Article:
Bees are remarkable among insects. They can count, remember human faces, and communicate through dance routines performed entirely in the dark. But are they intelligent? Even creative? Bee aficionado Stephen Humphrey, along with a hive of leading bee researchers and scientists, investigates the mental lives of bees.
Tagged with “bees” (7)
The Bee Show — Without bees, we could find ourselves facing food shortages and a collapse of the green and flowered world. In this hour of To the Best of Our Knowledge, a peek inside the world of bees, from the once-in-a-lifetime mating flight of the queen bee to the California almond agri-business, where most of the bees in North America go to work.
Democracy in the human world can be a messy and acrimonious business, but in the bee world, a little waggle dance can help you get all the votes you need.
Speaker: Bill Turnbull
Chair: Ian Spencer
This event was recorded on 5 May 2011 in Hong Kong Theatre, Clement House
Bill Turnbull’s light-hearted introduction to the world of beekeeping highlights the ups and rather more frequent downs of his ten years attempting to produce honey and keep his colonies alive.
Many animals, from fish to bees and ants, cannot survive alone. They need to live in groups, and these groups have a kind of collective intelligence. You might say the internet has developed its own "hive mind." In this hour of To the Best of Our Knowledge we’ll tell you how the modern science of complexity is unlocking the secrets of the hive mind. We’ll also hear from E.O. Wilson about the marvelous world of ants.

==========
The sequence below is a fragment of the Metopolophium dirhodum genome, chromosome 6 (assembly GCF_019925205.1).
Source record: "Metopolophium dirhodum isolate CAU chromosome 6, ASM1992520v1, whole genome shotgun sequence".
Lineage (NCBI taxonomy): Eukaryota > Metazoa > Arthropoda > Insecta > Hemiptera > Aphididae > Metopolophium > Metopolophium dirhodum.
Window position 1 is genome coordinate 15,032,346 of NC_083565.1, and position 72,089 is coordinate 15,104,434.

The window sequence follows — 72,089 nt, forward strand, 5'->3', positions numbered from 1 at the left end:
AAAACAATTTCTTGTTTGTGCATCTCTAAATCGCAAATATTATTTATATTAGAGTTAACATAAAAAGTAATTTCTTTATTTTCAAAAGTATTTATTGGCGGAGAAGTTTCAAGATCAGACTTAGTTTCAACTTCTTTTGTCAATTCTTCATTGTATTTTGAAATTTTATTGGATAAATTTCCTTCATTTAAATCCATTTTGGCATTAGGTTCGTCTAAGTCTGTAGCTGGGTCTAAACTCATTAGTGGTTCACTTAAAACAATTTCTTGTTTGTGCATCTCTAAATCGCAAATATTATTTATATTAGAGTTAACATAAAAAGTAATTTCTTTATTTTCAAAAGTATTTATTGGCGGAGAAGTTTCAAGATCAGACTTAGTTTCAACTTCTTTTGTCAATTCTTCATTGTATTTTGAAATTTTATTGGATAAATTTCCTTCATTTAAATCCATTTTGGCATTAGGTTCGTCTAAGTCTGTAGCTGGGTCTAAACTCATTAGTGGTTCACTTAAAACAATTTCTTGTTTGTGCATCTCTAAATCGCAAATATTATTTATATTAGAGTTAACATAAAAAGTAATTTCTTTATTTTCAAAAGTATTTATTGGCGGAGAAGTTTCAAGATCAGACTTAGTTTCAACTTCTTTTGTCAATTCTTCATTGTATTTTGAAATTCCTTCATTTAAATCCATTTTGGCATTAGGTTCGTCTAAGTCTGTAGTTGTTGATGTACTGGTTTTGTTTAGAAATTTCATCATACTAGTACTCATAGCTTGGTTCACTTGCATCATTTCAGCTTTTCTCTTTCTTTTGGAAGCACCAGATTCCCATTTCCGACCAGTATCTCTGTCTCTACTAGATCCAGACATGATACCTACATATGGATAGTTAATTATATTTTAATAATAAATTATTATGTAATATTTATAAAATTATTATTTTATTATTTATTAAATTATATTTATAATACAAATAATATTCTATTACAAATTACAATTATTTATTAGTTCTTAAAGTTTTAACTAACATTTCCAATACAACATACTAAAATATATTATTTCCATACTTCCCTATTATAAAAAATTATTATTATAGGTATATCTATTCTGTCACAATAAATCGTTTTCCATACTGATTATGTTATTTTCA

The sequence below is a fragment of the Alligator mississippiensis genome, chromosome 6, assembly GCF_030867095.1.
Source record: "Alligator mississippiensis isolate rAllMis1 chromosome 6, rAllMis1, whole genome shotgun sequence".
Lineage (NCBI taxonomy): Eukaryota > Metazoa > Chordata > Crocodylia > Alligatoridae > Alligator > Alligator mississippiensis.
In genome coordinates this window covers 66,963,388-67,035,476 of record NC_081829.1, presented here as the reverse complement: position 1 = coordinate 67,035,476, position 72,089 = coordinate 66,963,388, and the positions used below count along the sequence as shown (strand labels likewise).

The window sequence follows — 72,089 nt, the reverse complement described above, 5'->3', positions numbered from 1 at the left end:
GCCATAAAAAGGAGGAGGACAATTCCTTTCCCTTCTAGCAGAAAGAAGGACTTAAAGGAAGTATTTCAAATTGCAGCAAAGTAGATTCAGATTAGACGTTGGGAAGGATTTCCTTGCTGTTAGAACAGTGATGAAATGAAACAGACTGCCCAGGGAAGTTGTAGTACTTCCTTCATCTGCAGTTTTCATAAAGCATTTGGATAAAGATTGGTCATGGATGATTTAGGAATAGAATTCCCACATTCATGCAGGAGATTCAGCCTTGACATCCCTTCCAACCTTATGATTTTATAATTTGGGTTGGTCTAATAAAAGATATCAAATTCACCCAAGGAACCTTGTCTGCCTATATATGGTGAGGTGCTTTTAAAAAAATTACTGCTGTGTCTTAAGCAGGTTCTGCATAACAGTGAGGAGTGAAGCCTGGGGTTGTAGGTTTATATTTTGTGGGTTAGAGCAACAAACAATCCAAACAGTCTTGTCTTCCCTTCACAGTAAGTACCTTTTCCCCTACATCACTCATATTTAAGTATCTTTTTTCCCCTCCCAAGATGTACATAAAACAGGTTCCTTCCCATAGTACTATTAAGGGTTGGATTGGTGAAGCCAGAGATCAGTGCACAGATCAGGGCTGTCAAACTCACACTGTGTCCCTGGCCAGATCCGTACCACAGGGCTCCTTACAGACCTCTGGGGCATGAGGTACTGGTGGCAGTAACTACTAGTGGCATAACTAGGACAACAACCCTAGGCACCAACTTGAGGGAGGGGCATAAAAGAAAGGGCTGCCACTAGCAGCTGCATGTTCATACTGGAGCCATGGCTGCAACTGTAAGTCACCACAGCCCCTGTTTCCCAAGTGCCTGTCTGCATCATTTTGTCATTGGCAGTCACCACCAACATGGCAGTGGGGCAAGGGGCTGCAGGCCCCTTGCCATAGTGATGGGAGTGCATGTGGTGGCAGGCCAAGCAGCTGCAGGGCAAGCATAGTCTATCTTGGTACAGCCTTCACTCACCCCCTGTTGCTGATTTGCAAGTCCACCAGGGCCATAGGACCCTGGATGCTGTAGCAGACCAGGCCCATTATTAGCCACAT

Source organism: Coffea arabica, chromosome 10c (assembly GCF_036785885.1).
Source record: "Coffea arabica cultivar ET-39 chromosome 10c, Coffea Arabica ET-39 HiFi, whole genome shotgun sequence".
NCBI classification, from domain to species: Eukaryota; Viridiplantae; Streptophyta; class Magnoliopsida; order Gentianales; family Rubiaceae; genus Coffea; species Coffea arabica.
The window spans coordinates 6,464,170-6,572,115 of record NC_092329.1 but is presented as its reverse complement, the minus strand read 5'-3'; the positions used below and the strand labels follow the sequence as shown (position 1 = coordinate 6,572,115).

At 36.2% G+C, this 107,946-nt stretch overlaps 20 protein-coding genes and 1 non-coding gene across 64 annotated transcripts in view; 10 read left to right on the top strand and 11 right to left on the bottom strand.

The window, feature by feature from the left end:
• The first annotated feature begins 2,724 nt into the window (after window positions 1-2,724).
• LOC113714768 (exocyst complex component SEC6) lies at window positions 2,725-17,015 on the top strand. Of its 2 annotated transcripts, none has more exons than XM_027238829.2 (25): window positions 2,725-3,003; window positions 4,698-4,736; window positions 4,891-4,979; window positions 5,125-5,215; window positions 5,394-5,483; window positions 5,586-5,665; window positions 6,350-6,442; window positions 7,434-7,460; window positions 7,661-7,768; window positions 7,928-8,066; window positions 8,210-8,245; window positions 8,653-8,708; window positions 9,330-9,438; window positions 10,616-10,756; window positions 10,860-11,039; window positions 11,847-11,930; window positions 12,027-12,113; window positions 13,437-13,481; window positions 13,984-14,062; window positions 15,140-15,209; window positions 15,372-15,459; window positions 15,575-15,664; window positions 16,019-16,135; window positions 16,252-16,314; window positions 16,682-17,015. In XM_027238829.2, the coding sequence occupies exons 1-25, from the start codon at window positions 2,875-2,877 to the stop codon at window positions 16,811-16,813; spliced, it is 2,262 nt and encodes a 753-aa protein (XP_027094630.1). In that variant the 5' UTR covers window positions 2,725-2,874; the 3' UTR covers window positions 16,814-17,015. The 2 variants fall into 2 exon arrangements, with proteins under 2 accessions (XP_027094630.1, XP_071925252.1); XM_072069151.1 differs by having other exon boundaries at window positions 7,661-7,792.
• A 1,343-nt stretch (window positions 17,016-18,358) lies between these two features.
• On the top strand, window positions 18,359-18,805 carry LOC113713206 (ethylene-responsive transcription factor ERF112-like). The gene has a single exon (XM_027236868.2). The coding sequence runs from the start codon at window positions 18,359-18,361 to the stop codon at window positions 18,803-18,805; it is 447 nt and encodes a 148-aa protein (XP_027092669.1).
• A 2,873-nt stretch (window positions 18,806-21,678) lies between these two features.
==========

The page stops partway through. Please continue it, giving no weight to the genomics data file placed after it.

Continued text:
SEGMENT 1: Thomas Seeley is a professor of neurobiology and behavior at Cornell University. He talks about the social organization of a bee colony with Steve Paulson. And intrepid TTBOOK intern John Pederson visits local bee keeper Mary Seeley as she’s setting up some new hives.
SEGMENT 2: Len Fisher is the author of "The Perfect Swarm: The Science of Complexity in Everyday Life." He talks with Anne Strainchamps about "swarm intelligence" and how it differs from "group think." Also, E.O. Wilson may know more about ants than anyone else on the planet. He and his colleague, Bert Holldobler, are the authors of "The Superorganism." It’s a book about the organization and communication among the millions of members of the colonies of certain species of ants. Wilson tells Steve Paulson they do it all with chemical signals secreted by their bodies.
SEGMENT 3: Jaron Lanier is a Silicon Valley visionary and a virtuoso musician and composer. His new book is "You Are Not A Gadget." The man who popularized "virtual reality" in the 80s tells Anne Strainchamps why he thinks Web 2.0 technology is erasing our sense of our own identity.
Your skin absorbs everything.
More specifically in a rhodenderon, which was in full bloom three weeks ago – now some of the higher pink flowers are withering. The rustling near the end is a thrush that was inside the tree. Best listened to as I have done while editing it – on headphones, with similar songs mixing in through the open conservatory door. Still, on sound is dominant, and I wish it wasn’t.